Social and emotional learning, or SEL, programs have flourished in schools during the last decade. In this course the instructor (Emily Price) introduces you to the history and framings of social and emotional learning preK-12 curricula, as well as various elementary, middle, and high school SEL programs and associated research.
This course is a part of the 5-course Specialization “The Teacher and Social Emotional Learning (SEL)”. Interested in earning 3 university credits from the University of Colorado-Boulder for this specialization? If so check out “How you can earn 3 university credits from the University of Colorado-Boulder for this specialization” reading in the first module of this course for additional information.
We want to note that the courses in this Specialization were designed with a three-credit university course load in mind. As a participant you may notice a bit more reading content and a little less video/lecture content. Completing and passing the SEL Specialization allows the participant to apply for 3 graduate credits toward teacher re-certification and professional enhancement. We want to ensure the quality and high standards of a University of Colorado learning experience.
Interested in earning 3 graduate credits from the University of Colorado-Boulder for The Teacher and Social Emotional Learning (SEL) Specialization? Check out “How you can earn 3 university credits from the University of Colorado-Boulder for this specialization” reading in the first week of this course for more information.
Social Emotional Well-Being for Students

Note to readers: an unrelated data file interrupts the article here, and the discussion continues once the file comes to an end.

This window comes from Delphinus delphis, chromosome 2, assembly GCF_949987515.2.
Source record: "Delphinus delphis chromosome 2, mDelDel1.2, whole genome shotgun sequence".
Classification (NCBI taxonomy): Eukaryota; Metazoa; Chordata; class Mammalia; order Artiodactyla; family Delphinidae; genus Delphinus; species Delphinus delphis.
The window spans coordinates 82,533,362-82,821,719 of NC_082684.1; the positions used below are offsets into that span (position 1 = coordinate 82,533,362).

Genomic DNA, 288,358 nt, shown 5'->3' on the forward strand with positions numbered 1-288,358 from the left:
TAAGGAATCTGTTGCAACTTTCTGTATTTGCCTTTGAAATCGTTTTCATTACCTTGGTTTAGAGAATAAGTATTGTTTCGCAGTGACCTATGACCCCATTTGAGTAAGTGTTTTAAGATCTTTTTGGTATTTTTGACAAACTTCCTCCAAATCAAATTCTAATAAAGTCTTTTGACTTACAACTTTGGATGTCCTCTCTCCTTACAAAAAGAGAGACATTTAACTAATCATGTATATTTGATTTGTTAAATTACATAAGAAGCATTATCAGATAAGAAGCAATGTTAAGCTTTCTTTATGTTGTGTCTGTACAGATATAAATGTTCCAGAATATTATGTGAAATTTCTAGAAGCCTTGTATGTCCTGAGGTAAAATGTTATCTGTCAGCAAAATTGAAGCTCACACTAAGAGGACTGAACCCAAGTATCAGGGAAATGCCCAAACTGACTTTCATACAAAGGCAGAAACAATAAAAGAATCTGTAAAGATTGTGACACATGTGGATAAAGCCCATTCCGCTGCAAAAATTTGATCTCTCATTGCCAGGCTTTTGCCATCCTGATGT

This course focuses on SEL for its most common audience – students in P-12 school-based contexts. We begin this exploration by introducing the concept of social emotional well-being in Week 1. We explore what social emotional well-being is and investigate the relationship between it and the current emphasis on achievement in educational reform. Then, we highlight SEL as one means of developing social emotional well-being, positioning it in relation to other approaches, while highlighting our course’s focus on SEL programs and theories.
The Field of SEL: Purposes and Origins
In this section of the course, we trace the origins of the field of SEL, identifying how a perceived need for greater attention to children’s social and emotional development in schools grew in part from the popularization of theories of multiple intelligence and emotional intelligence in the mid to late 1990s. We identify other educational theories that support this work before attending to a discussion of what SEL is, identified primarily through its goals, purposes, and aims.
SEL Program Formats and Characteristics of Effective Programs
In this section of the course, we attend to the ways in which school-based SEL programs differ with regard to scope, focus, audience and mode of infusion. Additionally, we take up general considerations of the characteristics of effective programs and practices with the intent of providing participants the tools necessary to evaluate specific SEL programs.
SEL Across the Developmental Spectrum: Early Childhood and Elementary
The focus in this section of the course is on SEL programs in early childhood education and in elementary schools. We aim to provide a broad overview of programs on the market, and considerations specific to “doing SEL” with young children. Additionally, we aim to challenge participants to evaluate the usefulness of various programs for their own purposes with respect to the criteria and considerations identified in Week 3.
SEL Across the Developmental Spectrum: Middle and High School
The focus in this section of the course is on SEL programs in middle and high school contexts. We aim to provide a broad overview of programs on the market, considerations specific to “doing SEL” with older students, and an exploration of why SEL is particularly important at this stage in development. Additionally, we will highlight YPAR as one means of critically attending to principles of SEL as a preview of the focus of Course B. Finally, we aim to challenge participants to evaluate the usefulness of various programs for their own purposes with respect to the criteria and considerations identified in Week 2.